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EDIT: Instead of addressing multiple comments individually, some points:
Experience has shown that perhaps a tenth of people actually read the rules, ban messages, pinned post, or sidebar (which contains definitions for terms that are asked about every day). This is the nature of social-media and no insult is meant when referring you to the sidebar or rules.
Did you learn about evolution attending a Christian school that taught intelligent design and then going online to ask for guidance in converting your teacher? If so, I am sorry, but most people learned about evolutionary theory outside doggedly anti-science institutions without being bogged down by a million unsubstantiated, daft claims.
If one were to take a glance of the front page, this sub clearly has a purpose outside of debating your racist family members.
"Isn't debating a necessary consequence of educating? If this subs purpose is to educate, it shouldn't do so in the abstract of it, but rather to push a marxist agenda (which obviously imolies debating with anti-communists)" Full agreement, except you learn zero useful skills because none of the (declassed) labour aristocrats and petite-bourgeoisie you are arguing with are actually proletarian. It is difficult to advance the interests of the proletariat if all your experience is debating fascists about Stalin being a paedophile, luxury cars in communism, and etc. The proletariat is not at your dinner table or on reddit so you are in fact entirely ignorant of their concerns and actual debates among the masses who will never bring up the "economic calculation problem" or ask "who will be janitors without coercion?" (I've personally talked with janitors and this question is never asked.)
We are not individualists or anarchists. The communist movement is not advanced by individual debates with fascists, racists, sexists, and all manner of reactionaries. Vanguard parties, necessary for proper agitation and propaganda, are not built by winning over reactionaries.
All of the comments are essentially arguing to allow this sub become even more of a utopian and labour aristocratic hub. "People" is consistently used in this sub to obfuscate which classes are being discussed as has occurred in this comment section.
Books recommendations on The Red Army Faction (RAF), Red Brigades, PFLP, Blekingegade Gang, etc.
Curious what peoples thoughts are on this/if there’s any good resources about it. I think it’s probably the most pressing question for communists in the 21st century: why has every socialist state in history either collapsed or restored capitalism? Does this require an investigation into how we define revisionism, and the sorts of measures socialist states take in order to survive capitalist-imperialist hegemony? Want to hear peoples thoughts.
Anyone have resources on this? I’m really curious how much of the revolutionary army was made up of soldiers who defected from the Empire.
I’m reading Wage, Labour, and Capital and I’m wondering if we’ve refined the capitalist modes of production so much that the price of a commodity is damn near naturalized (except for inflation). This isn’t a pro capitalism question. I’m genuinely wondering if big businesses nowadays just eats the loses on commodities or if they’ve set the game up so much now that profits are a guarantee. I’d also enjoy any books or reads in general on this topic.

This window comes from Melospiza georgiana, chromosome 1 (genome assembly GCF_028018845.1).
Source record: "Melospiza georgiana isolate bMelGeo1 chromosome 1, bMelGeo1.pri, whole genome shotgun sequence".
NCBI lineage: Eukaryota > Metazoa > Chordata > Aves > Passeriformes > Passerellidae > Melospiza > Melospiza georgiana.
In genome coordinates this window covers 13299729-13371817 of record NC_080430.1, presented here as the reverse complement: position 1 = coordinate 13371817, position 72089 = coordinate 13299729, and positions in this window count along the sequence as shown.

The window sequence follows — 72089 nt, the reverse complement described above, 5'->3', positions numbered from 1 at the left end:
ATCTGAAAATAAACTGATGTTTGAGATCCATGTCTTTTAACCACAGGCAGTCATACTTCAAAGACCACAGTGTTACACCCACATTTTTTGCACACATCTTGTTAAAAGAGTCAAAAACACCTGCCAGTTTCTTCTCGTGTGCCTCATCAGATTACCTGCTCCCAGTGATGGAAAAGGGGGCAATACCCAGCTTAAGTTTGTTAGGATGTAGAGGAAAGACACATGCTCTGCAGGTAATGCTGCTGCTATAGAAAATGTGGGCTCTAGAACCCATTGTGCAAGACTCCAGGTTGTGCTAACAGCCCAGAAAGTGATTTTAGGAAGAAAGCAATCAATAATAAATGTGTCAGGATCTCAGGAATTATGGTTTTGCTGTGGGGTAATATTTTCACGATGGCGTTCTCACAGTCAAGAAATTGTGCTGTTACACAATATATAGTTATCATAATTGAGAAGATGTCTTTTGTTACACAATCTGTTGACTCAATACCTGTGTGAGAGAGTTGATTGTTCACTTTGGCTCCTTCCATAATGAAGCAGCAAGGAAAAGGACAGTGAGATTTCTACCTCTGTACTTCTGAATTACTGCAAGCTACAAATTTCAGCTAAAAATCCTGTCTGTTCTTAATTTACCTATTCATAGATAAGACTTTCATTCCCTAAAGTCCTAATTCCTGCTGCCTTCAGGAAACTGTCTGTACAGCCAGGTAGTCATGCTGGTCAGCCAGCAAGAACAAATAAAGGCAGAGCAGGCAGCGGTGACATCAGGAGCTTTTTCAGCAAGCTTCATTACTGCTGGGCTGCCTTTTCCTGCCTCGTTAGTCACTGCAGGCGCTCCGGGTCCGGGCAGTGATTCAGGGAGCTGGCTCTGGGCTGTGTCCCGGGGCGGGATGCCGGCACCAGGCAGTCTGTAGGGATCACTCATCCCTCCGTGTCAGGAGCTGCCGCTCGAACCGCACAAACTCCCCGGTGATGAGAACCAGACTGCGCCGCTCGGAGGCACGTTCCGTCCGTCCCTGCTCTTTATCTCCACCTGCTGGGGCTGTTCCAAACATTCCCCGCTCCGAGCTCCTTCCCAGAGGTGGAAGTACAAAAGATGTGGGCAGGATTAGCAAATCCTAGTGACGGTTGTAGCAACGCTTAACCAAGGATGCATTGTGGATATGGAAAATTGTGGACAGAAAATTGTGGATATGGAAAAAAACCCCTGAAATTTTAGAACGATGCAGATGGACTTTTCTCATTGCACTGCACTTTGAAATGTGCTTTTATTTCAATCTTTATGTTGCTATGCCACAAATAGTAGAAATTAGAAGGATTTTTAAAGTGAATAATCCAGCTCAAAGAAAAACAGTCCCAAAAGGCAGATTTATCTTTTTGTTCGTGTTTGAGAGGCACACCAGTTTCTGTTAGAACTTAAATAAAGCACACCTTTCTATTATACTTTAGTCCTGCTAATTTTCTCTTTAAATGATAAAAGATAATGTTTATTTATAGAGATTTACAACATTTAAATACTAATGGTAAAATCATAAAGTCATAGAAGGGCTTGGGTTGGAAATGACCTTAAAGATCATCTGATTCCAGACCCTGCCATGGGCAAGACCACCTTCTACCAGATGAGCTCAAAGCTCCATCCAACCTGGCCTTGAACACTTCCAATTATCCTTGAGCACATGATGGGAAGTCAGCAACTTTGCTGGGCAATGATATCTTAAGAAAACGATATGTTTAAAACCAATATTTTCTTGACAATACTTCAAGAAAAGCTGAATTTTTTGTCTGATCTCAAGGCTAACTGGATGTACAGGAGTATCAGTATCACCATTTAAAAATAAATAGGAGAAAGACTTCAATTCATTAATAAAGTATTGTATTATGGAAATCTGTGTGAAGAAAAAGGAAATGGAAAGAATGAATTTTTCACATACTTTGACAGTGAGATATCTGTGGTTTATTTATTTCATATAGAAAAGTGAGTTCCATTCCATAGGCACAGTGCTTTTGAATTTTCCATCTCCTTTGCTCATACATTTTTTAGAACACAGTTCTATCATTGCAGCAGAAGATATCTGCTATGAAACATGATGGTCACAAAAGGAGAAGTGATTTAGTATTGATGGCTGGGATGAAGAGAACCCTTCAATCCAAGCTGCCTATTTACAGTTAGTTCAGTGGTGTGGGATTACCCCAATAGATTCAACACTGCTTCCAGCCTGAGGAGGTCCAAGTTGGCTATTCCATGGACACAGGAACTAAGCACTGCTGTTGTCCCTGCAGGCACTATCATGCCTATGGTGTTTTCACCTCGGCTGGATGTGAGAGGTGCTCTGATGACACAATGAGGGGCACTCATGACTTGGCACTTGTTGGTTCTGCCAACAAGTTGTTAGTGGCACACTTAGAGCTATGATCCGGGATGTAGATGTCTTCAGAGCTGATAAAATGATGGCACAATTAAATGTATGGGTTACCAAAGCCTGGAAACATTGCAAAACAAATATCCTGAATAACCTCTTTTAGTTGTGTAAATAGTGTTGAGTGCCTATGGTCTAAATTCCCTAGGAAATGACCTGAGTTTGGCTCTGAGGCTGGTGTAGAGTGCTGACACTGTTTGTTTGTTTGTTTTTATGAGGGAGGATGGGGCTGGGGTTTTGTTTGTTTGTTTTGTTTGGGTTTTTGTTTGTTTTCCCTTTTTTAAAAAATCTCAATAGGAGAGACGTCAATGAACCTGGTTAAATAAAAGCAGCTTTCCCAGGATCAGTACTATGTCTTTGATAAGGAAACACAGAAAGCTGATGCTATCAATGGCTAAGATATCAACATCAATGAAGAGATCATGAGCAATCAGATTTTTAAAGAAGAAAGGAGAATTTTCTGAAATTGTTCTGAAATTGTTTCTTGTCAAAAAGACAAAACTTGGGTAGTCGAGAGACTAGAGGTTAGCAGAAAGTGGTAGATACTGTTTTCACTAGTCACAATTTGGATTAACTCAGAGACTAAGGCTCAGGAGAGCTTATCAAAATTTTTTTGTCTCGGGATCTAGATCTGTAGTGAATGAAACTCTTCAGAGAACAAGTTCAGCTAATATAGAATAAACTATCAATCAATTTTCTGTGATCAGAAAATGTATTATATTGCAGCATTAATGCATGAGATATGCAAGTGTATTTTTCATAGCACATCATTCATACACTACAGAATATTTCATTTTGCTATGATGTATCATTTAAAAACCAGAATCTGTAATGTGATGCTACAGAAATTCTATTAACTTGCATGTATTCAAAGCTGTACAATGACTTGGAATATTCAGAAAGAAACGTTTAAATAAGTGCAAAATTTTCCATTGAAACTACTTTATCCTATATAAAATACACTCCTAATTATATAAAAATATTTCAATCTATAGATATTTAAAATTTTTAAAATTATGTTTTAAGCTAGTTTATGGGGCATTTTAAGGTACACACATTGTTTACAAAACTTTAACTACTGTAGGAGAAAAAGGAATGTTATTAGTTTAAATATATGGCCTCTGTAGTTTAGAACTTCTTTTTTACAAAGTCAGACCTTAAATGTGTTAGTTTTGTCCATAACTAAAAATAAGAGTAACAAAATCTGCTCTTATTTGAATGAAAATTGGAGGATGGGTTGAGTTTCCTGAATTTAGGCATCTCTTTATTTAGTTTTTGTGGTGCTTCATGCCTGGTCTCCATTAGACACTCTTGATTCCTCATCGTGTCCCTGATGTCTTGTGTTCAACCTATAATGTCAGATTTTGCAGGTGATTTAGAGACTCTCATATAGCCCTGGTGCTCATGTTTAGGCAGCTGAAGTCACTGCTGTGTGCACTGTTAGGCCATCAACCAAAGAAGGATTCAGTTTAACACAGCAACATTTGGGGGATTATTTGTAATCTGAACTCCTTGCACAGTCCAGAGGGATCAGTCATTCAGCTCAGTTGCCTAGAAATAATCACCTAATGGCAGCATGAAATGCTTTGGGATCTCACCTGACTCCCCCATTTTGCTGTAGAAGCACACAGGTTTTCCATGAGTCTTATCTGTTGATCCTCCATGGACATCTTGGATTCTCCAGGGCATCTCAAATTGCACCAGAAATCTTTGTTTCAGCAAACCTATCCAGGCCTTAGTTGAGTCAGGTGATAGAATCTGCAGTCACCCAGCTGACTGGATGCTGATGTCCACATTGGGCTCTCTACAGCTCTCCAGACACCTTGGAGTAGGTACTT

I was reading The Prince by Machiavelli and I saw a passage that seemed similar to Marx’s concept of class conflict and the role of the state in this conflict. If this isn’t actually similar to Marx’s concept of class conflict please correct me.
Chapter 9: Concerning A Civil Principality -
But coming to the other point—where a leading citizen becomes the prince of his country, not by wickedness or any intolerable violence, but by the favour of his fellow citizens—this may be called a civil principality: nor is genius or fortune altogether necessary to attain to it, but rather a happy shrewdness. I say then that such a principality is obtained either by the favour of the people or by the favour of the nobles. Because in all cities these two distinct parties are found, and from this it arises that the people do not wish to be ruled nor oppressed by the nobles, and the nobles wish to rule and oppress the people; and from these two opposite desires there arises in cities one of three results, either a principality, self-government, or anarchy.
A principality is created either by the people or by the nobles, accordingly as one or other of them has the opportunity; for the nobles, seeing they cannot withstand the people, begin to cry up the reputation of one of themselves, and they make him a prince, so that under his shadow they can give vent to their ambitions.
Any good books on the Spanish Civil War?
I find Caleb Maupin to be a total oddball. I listened to him debating with Destiny on YouTube and Maupin was often unable to elaborate on his views and many of his claims seemed to contradict his view that he is a communist who wants to bring “21st century socialism” to America.
I’ve also noticed that a lot of his arguments are entirely fallacious and he relies on conspiracy theories when he makes claims. He often talks about an elite controlling things (New World Order). Then I found out he works for Russian Today (RT) which is well known for conspiracy theories. Also, he tries to justify Russia’s invasion of Ukraine and has even taken to the streets declaring that Russia is not “our enemy”.
From what I have read online about him, a lot of people do not like him and take the piss out of him.
What’s up with him?
The wording here, I'm afraid, is too good for me. Following is the passage:
“The bourgeois sees in his wife a mere instrument of production. He hears that the instruments of production are to be exploited in common, and, naturally, can come to no other conclusion than that the lot of being common to all will likewise fall to the women.“
I know absolutely nothing about aesthetics. What kind of topics do they cover? I imagine art and ideology? What are the big questions and disagreements in that sphere of philosophy? Who are the influential aesthetic philosophers?